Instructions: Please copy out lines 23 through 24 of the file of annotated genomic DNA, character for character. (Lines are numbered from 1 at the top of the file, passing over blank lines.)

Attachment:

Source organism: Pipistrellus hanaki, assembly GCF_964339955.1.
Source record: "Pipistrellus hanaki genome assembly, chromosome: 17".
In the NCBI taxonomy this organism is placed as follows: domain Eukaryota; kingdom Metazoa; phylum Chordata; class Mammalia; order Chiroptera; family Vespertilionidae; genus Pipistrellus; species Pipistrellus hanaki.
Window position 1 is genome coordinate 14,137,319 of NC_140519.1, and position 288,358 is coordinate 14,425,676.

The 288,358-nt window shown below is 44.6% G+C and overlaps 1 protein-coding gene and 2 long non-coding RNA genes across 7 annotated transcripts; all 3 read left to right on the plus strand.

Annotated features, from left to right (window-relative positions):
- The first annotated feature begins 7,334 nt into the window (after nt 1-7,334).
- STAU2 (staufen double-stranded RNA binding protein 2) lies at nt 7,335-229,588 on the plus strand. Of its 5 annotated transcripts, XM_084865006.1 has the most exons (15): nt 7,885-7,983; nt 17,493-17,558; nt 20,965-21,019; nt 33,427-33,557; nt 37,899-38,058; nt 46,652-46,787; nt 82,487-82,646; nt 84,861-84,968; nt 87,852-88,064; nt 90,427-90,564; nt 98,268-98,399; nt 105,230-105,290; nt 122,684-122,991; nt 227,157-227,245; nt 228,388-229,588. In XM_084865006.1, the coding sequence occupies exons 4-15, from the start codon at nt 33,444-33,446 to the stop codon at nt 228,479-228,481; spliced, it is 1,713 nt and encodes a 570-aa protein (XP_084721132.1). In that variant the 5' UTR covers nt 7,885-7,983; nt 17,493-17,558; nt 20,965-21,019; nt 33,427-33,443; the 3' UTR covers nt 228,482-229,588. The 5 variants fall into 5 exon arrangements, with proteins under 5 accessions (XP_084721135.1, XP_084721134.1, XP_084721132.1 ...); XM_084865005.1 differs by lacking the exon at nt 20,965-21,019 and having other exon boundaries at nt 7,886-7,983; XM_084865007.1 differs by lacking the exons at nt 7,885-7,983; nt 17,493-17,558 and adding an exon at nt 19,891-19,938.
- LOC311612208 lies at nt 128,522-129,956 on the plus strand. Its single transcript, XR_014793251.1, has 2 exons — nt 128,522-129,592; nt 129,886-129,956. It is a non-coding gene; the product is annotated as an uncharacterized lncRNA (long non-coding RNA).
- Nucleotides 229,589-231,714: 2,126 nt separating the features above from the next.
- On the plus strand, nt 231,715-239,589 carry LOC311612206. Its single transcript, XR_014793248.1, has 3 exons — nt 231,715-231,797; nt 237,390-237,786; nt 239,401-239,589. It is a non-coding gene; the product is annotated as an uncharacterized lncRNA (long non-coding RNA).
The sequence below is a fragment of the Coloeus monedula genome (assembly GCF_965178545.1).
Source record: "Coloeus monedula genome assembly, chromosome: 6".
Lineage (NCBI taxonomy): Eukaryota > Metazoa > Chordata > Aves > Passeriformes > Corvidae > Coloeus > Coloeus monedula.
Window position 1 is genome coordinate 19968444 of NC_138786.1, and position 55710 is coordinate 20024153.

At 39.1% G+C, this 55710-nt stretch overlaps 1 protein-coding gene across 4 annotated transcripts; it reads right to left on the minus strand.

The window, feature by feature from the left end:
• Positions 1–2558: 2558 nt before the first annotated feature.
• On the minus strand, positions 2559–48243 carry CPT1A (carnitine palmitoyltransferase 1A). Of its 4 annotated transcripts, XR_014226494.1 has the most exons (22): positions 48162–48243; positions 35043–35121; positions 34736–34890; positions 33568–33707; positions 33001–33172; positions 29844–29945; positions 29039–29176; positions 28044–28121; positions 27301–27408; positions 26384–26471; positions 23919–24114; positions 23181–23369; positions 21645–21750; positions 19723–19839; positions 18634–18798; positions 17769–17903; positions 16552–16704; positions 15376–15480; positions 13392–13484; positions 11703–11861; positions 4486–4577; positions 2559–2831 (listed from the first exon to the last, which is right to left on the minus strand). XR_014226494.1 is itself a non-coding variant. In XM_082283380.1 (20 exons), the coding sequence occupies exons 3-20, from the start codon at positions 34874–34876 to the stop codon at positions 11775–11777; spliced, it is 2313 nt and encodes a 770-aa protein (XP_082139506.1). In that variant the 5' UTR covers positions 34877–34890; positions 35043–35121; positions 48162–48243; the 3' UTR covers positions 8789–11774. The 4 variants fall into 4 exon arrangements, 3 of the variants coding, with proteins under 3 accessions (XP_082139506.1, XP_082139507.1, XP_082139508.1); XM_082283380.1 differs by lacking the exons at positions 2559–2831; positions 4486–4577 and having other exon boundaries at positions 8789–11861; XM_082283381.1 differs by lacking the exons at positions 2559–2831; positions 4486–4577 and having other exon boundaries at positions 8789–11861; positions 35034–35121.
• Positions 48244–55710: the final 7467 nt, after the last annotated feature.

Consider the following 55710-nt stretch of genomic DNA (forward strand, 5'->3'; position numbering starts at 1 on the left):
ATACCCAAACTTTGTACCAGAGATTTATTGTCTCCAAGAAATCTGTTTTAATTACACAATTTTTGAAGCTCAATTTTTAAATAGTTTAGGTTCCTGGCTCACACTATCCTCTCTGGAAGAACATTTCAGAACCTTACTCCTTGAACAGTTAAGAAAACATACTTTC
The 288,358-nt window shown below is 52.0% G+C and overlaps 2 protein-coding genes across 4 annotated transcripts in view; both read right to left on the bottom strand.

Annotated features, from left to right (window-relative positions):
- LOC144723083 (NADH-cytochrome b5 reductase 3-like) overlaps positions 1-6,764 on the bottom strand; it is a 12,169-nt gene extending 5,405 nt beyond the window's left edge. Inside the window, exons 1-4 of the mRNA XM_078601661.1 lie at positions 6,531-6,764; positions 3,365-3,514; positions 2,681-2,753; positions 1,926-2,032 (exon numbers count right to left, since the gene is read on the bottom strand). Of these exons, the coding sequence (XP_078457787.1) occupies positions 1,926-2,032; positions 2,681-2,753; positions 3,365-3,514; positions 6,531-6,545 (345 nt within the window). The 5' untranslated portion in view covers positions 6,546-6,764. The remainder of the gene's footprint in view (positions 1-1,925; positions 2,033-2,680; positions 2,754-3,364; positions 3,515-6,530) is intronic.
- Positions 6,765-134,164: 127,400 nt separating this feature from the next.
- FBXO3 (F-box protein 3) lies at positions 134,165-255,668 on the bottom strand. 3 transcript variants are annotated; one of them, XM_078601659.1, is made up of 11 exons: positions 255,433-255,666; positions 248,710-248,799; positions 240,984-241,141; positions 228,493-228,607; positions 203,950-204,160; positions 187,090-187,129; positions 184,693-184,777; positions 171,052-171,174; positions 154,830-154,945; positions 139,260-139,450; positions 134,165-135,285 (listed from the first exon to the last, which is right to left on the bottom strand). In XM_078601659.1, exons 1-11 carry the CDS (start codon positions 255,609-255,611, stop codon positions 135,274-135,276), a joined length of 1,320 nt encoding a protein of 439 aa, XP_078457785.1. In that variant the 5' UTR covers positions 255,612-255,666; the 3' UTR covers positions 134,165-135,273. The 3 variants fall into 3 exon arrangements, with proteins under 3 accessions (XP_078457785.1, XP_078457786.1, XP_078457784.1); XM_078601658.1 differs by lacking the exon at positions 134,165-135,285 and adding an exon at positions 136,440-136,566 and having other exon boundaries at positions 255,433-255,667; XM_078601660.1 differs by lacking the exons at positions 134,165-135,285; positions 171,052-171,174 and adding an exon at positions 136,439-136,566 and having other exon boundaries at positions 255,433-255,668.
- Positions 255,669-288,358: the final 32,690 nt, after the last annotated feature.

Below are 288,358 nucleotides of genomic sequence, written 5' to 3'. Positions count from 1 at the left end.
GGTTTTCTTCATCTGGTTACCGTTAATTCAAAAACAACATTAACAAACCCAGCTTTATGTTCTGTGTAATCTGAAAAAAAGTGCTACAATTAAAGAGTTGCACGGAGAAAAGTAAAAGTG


The 288,358-nt window shown below is 52.0% G+C and overlaps 2 protein-coding genes across 4 annotated transcripts in view; both read right to left on the bottom strand.

Annotated features, from left to right (window-relative positions):